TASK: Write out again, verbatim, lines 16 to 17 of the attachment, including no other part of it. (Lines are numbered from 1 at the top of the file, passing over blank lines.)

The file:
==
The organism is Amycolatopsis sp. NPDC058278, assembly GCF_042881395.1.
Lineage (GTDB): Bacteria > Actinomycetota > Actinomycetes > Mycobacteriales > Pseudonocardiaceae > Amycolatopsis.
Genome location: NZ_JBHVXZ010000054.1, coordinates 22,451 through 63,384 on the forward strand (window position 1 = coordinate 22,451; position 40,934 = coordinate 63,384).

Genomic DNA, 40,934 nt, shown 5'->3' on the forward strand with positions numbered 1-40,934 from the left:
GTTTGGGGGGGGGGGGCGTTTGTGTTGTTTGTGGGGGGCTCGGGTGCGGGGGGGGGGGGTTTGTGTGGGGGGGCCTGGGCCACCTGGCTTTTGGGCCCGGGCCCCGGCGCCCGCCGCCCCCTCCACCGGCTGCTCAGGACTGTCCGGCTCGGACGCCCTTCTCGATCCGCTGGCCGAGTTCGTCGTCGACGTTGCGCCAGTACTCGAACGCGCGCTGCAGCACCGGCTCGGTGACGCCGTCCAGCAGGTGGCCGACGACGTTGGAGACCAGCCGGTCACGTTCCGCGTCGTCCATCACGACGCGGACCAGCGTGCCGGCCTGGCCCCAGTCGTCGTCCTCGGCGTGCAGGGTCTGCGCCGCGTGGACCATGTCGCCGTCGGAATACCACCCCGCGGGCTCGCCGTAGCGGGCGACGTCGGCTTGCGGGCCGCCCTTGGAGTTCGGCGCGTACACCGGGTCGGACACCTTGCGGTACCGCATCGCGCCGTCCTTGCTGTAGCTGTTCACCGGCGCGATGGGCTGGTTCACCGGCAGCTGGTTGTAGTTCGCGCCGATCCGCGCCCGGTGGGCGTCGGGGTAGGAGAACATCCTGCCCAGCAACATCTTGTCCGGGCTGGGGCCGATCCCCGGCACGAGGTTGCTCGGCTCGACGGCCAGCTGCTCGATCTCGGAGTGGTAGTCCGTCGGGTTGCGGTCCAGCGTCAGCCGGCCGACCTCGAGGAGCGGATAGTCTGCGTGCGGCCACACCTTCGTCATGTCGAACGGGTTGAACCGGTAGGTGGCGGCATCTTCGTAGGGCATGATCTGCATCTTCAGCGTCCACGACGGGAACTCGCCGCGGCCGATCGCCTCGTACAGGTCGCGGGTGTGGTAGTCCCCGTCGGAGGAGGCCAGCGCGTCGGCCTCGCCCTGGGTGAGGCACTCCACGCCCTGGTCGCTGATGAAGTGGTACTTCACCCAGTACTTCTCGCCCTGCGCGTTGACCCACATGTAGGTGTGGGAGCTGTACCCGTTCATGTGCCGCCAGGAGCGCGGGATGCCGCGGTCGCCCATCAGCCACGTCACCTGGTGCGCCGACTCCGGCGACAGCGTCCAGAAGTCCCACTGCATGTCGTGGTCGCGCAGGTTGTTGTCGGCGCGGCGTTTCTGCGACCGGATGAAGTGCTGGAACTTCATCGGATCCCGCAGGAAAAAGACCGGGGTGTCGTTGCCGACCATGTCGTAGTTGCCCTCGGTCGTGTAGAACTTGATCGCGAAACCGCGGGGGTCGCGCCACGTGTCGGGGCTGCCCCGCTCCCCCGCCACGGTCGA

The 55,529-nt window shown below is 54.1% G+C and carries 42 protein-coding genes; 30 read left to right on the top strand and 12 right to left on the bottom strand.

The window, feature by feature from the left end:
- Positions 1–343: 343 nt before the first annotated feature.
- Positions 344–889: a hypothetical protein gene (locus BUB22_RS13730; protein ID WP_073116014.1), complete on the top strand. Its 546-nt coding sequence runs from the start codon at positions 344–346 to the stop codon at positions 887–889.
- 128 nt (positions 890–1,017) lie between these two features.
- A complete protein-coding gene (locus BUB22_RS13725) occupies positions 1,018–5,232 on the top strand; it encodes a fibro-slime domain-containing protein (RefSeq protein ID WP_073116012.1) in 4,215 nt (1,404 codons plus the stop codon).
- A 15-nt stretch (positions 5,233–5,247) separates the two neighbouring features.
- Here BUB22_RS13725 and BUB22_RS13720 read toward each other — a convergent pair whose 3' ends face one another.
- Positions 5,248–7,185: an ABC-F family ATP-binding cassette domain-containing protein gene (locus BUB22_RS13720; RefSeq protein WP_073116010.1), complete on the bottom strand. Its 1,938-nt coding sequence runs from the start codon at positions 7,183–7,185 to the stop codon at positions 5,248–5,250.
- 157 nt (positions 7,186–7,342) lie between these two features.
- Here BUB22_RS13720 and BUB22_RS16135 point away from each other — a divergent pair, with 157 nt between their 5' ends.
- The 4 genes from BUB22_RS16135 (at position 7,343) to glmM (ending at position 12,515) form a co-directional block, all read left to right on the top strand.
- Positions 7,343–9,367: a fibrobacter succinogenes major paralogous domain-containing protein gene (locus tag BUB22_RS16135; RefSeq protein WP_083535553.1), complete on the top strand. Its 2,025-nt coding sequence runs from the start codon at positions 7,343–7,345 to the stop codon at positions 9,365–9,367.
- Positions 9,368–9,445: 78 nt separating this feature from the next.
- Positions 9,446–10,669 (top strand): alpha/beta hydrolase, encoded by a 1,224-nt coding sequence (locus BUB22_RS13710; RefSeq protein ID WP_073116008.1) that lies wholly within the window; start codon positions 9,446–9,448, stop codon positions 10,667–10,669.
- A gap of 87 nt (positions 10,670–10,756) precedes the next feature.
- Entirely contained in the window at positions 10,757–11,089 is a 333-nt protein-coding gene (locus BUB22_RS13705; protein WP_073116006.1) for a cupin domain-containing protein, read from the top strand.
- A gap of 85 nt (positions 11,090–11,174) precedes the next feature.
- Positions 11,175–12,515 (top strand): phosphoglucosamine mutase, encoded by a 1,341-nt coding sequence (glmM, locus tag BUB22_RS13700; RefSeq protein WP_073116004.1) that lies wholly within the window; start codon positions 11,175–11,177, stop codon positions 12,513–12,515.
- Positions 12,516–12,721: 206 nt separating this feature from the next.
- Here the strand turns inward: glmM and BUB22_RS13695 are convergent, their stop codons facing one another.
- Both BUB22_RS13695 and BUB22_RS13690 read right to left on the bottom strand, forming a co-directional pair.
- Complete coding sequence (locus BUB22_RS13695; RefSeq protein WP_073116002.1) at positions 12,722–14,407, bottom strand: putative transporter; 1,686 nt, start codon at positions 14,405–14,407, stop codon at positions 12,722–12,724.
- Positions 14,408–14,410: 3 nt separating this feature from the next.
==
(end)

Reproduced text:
- Here BUB22_RS13720 and BUB22_RS16135 point away from each other — a divergent pair, with 157 nt between their 5' ends.
- The 4 genes from BUB22_RS16135 (at position 7,343) to glmM (ending at position 12,515) form a co-directional block, all read left to right on the top strand.